While local banks scramble to reposition themselves amid the ‘perceived crisis’ in the banking sector, as well as eminent regulatory reforms in the rural banking sub-sector, the board chairman of Yaa Asantewaa Rural Bank – Mr. Samuel Addo Otoo – has been exploring opportunities in foreign markets to accelerate growth of the bank.
Incorporated in 2010, Mr. Otoo said, Yaa Asantewaa Rural Bank is focusing more on helping rural communities to identify their needs and resources, and how they can match the two to achieve financial and economic independence.
This quest, he noted, has moved management of the bank to look at other markets and tap into things that can be deployed locally to make their pursuit achievable.
In line with this, the board chairman – who was speaking in an interview at the backdrop of the 2nd Turkey Africa Economic and Business Forum in Istanbul, explained that their presence in Turkey was thus to identify new technologies, ideas, and products which can fit into the local market.
Additionally, he said, they are looking at also establishing “new partnerships to support the development of the local economy”.
The Yaa Asantewaa Rural Bank, according to Mr. Otoo, has already met the new Bank of Ghana minimum capital threshold set for rural banks.
Ranked among the first-five strong rural banks in the Ashanti Region out of a total of 26 RCBs, and also listed among the first top-20 of the country’s 144 RCBs, he stated that the bank now has a 2021 vision to be seen among the three top-performing rural banks in the country.
This will be in all indicators, he explained, in terms of deposit mobilisation, capital, governance, and impact on the economy.
In 2015, the bank was ranked 2nd and 19th best-managed rural and community bank in Ashanti Region and Ghana respectively by the ARB Apex Bank, out of 26 and 141 RCBs in Ashanti Region and Ghana respectively.
The bank’s management is determined to instil good business practices in all facets of its operations, by embracing realistic ideas from all stakeholders including shareholders, supervisory authorities and customers among others, through a number of innovative mediums.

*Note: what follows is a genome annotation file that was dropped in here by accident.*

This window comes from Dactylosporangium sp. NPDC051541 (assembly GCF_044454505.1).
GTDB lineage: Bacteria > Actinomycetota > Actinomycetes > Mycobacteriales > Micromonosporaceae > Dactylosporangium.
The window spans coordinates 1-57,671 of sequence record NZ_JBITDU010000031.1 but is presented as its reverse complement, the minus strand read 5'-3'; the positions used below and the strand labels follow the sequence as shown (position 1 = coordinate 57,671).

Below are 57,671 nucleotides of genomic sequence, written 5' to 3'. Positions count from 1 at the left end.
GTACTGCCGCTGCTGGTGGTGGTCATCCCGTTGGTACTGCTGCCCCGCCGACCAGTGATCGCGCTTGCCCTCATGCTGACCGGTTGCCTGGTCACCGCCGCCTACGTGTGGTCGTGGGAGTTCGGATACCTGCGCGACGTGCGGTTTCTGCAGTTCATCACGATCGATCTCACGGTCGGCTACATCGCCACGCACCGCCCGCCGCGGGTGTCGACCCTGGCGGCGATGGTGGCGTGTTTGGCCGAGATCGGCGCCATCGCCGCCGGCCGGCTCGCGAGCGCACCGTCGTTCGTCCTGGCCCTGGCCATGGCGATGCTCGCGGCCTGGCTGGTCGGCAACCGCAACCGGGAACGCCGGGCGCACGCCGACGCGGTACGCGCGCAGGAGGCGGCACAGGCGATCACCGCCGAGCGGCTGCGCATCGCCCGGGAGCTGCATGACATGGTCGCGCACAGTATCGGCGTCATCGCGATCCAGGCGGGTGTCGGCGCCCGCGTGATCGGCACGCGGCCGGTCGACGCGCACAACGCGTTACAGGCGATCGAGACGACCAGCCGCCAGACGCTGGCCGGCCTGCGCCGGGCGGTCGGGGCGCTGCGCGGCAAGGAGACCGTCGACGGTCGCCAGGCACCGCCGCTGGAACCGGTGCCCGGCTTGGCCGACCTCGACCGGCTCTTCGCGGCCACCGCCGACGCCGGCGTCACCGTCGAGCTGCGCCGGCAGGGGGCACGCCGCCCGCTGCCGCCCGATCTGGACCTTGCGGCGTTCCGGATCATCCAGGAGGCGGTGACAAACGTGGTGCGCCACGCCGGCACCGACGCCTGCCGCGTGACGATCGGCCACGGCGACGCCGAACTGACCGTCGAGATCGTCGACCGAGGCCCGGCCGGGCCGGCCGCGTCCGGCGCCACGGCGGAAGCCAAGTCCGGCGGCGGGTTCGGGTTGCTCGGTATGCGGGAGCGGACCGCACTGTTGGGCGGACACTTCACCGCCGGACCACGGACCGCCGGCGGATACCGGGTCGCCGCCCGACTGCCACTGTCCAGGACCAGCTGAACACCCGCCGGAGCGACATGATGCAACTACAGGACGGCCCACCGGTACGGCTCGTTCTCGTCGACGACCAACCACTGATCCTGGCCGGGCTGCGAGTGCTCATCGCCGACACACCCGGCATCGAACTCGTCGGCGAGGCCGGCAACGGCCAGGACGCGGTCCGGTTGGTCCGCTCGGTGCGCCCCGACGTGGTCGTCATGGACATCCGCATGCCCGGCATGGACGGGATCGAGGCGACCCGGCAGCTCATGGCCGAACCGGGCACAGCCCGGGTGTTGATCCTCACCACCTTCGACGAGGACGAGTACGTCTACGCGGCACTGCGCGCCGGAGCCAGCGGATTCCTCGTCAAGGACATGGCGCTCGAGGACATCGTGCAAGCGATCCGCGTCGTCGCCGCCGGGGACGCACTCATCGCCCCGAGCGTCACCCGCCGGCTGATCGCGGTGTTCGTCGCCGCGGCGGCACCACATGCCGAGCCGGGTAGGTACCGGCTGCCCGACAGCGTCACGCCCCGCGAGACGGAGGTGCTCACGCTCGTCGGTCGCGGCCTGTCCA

It is believed that by this methodology, the desired productivity will be achieved and sustained, while it continues to support development of local communities.
For example, the bank has partnered with some traders to finance the construction of over 1,000 stalls and shops at the Atonsu Agogo Market, in Asokwa Municipality of the Ashanti Region. It is also working on some other projects in collaboration with the Kumasi Metropolitan Assembly (KMA).
On the recent reforms seen in the banking sector, he conceded that “reforms are always necessary”. However, he said the “approach, timing and methodology” of the reforms ought to be ‘customerised’ in order that it does not adversely affect the banking sector.
Also touching on the call made by the Turkish President, Recep Tayyip Erdoğan, on African countries to trade with their local currencies, Mr. Otoo noted that doing this would reduce the cost of doing business.
“If we were to be doing direct business using our own currencies with our trading partners and we don’t necessarily have to rely on a particular currency in order to trade, I don’t think there would be this level of depreciation in the local currency.”